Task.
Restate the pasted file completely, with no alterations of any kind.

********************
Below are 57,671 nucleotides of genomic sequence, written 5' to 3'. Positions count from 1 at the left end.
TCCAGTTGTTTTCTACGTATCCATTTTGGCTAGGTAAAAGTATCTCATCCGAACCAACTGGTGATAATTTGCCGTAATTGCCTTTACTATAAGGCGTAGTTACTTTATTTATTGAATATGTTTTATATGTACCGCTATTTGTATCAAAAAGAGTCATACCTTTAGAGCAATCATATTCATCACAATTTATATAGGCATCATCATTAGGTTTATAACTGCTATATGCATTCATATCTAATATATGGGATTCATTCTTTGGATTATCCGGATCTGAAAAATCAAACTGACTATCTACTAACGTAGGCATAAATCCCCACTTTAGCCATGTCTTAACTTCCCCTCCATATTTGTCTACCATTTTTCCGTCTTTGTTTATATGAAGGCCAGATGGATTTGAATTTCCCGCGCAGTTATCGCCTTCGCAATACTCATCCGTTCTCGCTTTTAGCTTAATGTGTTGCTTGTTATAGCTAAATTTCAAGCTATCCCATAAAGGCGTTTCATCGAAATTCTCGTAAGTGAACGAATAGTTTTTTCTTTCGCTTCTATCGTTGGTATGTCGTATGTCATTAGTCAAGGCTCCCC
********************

Below are 57,671 nucleotides of genomic sequence, written 5' to 3'. Positions count from 1 at the left end.
TCCAGTTGTTTTCTACGTATCCATTTTGGCTAGGTAAAAGTATCTCATCCGAACCAACTGGTGATAATTTGCCGTAATTGCCTTTACTATAAGGCGTAGTTACTTTATTTATTGAATATGTTTTATATGTACCGCTATTTGTATCAAAAAGAGTCATACCTTTAGAGCAATCATATTCATCACAATTTATATAGGCATCATCATTAGGTTTATAACTGCTATATGCATTCATATCTAATATATGGGATTCATTCTTTGGATTATCCGGATCTGAAAAATCAAACTGACTATCTACTAACGTAGGCATAAATCCCCACTTTAGCCATGTCTTAACTTCCCCTCCATATTTGTCTACCATTTTTCCGTCTTTGTTTATATGAAGGCCAGATGGATTTGAATTTCCCGCGCAGTTATCGCCTTCGCAATACTCATCCGTTCTCGCTTTTAGCTTAATGTGTTGCTTGTTATAGCTAAATTTCAAGCTATCCCATAAAGGCGTTTCATCGAAATTCTCGTAAGTGAACGAATAGTTTTTTCTTTCGCTTCTATCGTTGGTATGTCGTATGTCATTAGTCAAGGCTCCCC